I am conducting a performance experiment for a Linux program that takes input data, processes it, and writes data to a block device

Even though I know how much data the input is (for example, 1GB), I do not know exactly how much data is written to the block device since the program will process it (including deleting some intermediate data, write extra data).So this is not good to calculate the entire throughput for the block device.

I once used blktrace, but it can easily get tons of data, which I am not sure is able to work for the past 1hr.

I know FIO is able to benchmark IO device, but I specifically want to test the block IO device behavior under this program. So basically I am actually testing the combination of block IO device and the program instead of just the block IO device.

I thought about the du -sh approach as well, but du -sh is unable to catch the deleted data amount. Besides, can du -sh catch the data written to the physical device? I mean, not to the file system.

Is there any other tool to use?

  • The sysstat package contains some utilities you might look in to like; iostat and sar. There is also a tool called iotop that you may find useful. Several answers in a similar vein that may help you here: unix.stackexchange.com/questions/55212/…
    – Csnap
    May 20 at 18:52
  • Thanks. It seems all these tools report bytes per second, is there any tool that print just total bytes in a time window that I specified ? Or probably I missed some command line flags in them? May 20 at 23:15
  • You could always just run smartctl against the device and parse the output.
    – Bib
    May 21 at 10:05
  • The question is not clear. Do you want only to know how much this specific program wrote to the disk? You also said that the program might "delete some intermediate data, write extra data". Why does it matter? If the program wrote intermediate data and deleted it, you don't want it to be included in the calculation? And what does "extra data" even mean? What types of "data" are there?
    – aviro
    May 22 at 15:51

1 Answer 1


If you need the total bytes read/write per hour, iostat can provide you that.

$ iostat sda -tdyh 10
Linux 4.12.14-122.136-default (hostname)       05/22/2023      _x86_64_        (18 CPU)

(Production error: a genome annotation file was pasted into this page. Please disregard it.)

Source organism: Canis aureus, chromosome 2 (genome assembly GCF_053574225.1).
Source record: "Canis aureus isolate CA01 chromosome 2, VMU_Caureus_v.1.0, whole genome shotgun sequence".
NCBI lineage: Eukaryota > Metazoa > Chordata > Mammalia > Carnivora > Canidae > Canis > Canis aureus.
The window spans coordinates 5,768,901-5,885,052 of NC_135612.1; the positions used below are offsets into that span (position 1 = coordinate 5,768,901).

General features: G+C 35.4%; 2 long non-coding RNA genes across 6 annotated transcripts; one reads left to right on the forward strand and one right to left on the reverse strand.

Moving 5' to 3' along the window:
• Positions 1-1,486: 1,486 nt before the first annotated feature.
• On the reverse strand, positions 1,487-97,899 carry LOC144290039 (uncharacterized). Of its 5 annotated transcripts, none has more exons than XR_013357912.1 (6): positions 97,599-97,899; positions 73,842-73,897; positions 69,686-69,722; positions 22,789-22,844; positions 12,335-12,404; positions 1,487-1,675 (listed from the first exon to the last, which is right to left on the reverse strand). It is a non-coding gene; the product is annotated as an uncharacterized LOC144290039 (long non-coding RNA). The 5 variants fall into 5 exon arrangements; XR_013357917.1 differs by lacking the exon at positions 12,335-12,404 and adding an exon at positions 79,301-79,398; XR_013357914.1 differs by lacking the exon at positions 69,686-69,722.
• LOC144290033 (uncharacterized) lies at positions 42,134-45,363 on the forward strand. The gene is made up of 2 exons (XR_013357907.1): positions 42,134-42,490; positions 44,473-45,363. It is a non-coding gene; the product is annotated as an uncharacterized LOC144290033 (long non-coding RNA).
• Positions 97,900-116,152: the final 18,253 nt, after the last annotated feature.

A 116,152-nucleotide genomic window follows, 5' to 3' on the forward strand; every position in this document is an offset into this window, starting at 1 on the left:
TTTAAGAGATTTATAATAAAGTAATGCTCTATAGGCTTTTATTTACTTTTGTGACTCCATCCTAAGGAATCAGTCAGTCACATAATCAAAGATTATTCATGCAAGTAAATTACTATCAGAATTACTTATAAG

05/22/2023 12:56:22 PM
      tps    kB_read/s    kB_wrtn/s    kB_read    kB_wrtn Device
     2.30         0.0k        14.8k       0.0k     148.0k sda

05/22/2023 12:56:32 PM
      tps    kB_read/s    kB_wrtn/s    kB_read    kB_wrtn Device
   412.00         0.0k       102.5M       0.0k       1.0G sda

05/22/2023 12:56:42 PM
      tps    kB_read/s    kB_wrtn/s    kB_read    kB_wrtn Device
   420.80       102.4M       104.8k       1.0G       1.0M sda

kB_read and kB_wrtn show the total number of blocks read or written respectively. First instance, it shows that:

  • Between 12:56:22 and 12:56:32 1GB were written to the disk.
  • Between 12:56:32 and 12:56:42 1GB were read from the disk.

(I've used the dd command to write/read 1G file to the disk to create those numbers and ensure the report is correct)

The flags I've used:

  • -t - Print the time for each report displayed.
  • -d - Display only device report (without it, iostat will also display CPU utilization)
  • -y - Omit first report with statistics since system boot. Will only report the utilization between the intervals.
  • -h - Make the Device Utilization Report easier to read by a human (MB / GB if needed, and not just kB)
  • 10 - is the interval (in seconds), in this case every 10 seconds. If you want to check every hour, use 3600.
  • Note that the data written.red will include meta-data and (on most filesystems) journalling.
    – symcbean
    May 22 at 13:58

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